Modeling and simulation of multibody systems - Part I
- Duration: 14 weeks
- Effort: 140 hours
- Pace: ~10 hours/week
Vehicles, bicycles, cranes, human body and robots are multibody systems. Learn how to model them and compute their kinematic and dynamic characteristics, such as velocities, accelerations and forces.
This course is provided in collaboration with UCLouvain (Université catholique de Louvain) on edX.
This course is provided in collaboration with UCLouvain (Université catholique de Louvain) on edX.org.
This course aims at acquainting you with the modeling and simulation of complex articulated mechanical systems, denoted as multibody systems, such as vehicles, merry-go-rounds, bicycles, cranes, human bodies, suspensions, robot manipulators, mechanical transmissions, etc.
This course is based on (1) video clips focusing on the main theoretical background and concepts, (2) well-illustrated written sections giving more details about the mathematical formulation, and (3) questions, exercises and modeling projects.
Despite the intrinsic complexity of such systems in terms of morphology and motions, basic skills in Newtonian mechanics, linear algebra and numerical methods are sufficient to model them, provided that the endless and tedious computation related to their internal kinematics and dynamics are at our disposal. This is the purpose of the symbolic program ROBOTRAN, which can be used with this course and can automatically generate the full set of equations of motion of MBS, in a symbolic manner, i.e. exactly as if you were writing them by hand, whatever the size and their morphological complexity of the application. Hence, this course will instead teach you how to intervene upstream and downstream of this generation step.
Upstream the latter you will learn how to translate the real system, e.g. a car suspension, into a virtual multibody model comprising bodies, joints, springs, sensors, constraints, external forces and torques… with a level of refinement that will be dictated by the original issue: for example, what is the minimum tire ground force when the car suspension is excited by a shaker?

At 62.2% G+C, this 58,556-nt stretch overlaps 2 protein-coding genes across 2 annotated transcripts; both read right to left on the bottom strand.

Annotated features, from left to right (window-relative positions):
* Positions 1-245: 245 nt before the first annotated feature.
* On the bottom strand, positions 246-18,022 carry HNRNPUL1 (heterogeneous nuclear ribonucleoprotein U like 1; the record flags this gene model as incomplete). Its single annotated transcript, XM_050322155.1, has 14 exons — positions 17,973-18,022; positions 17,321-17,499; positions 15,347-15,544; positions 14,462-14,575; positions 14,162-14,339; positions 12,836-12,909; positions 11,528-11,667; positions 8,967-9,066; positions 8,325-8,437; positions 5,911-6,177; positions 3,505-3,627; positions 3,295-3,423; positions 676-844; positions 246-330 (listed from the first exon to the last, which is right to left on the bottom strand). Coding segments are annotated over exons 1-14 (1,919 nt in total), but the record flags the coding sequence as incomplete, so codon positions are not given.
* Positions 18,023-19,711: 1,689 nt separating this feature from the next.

Downstream the symbolic generation, your intervention will consist in:
- Completing the symbolic model with features that are indispensable for/specific to your system, e.g. a tire force model, a data look-up-table interpolation or the tuning of a motion controller, among other things;
- Selecting and implementing under the form of a program (in Python, Matlab, or C) the suitable numerical method to solve the differential equations of motion, given the original question: an equilibrium solution can give you the static forces and the system deflection, a time simulation can compute any transient motion of the system submitted to forces and torques, a modal analysis will provide you with the eigenmodes that inform you about the system stability and damping characteristics.
- Selecting the most suitable results, including self-explanatory - and sometimes funny - video animations of your multibody system in motion.
In sum, this course, based on the use of the ROBOTRAN* symbolic generator, will allow you to focus on the most interesting aspects of the multibody modeling process, by entirely mastering your computer model from the input data to the results, instead of using a black-box multibody program that clearly goes against the educational objective of such a course.
Enjoy Multibody Dynamics!
- Note: The course was built to teach modeling and simulation of multibody systems, and not to teach any specific software. Some results of system modeling and simulation are provided with Robotran software. Thus, the use of the multibody software of your choice is possible but will not be subject to the monitoring of the teachers of this course.
What you'll learn
In this course devoted to multibody systems, you will learn how to:
- translate a real mechanical system in the light of the issue to solve, into a multibody model;
- complete your model with features and sub-models that are specific to your application;
- build and master a program (in Python, Matlab or C) to simulate the system and produce the expected results.
- From June 1, 2022 to June 15, 2023
- From Sept. 1, 2022 to June 30, 2023
- Louv25.1x, from Sept. 13, 2021 to Dec. 17, 2021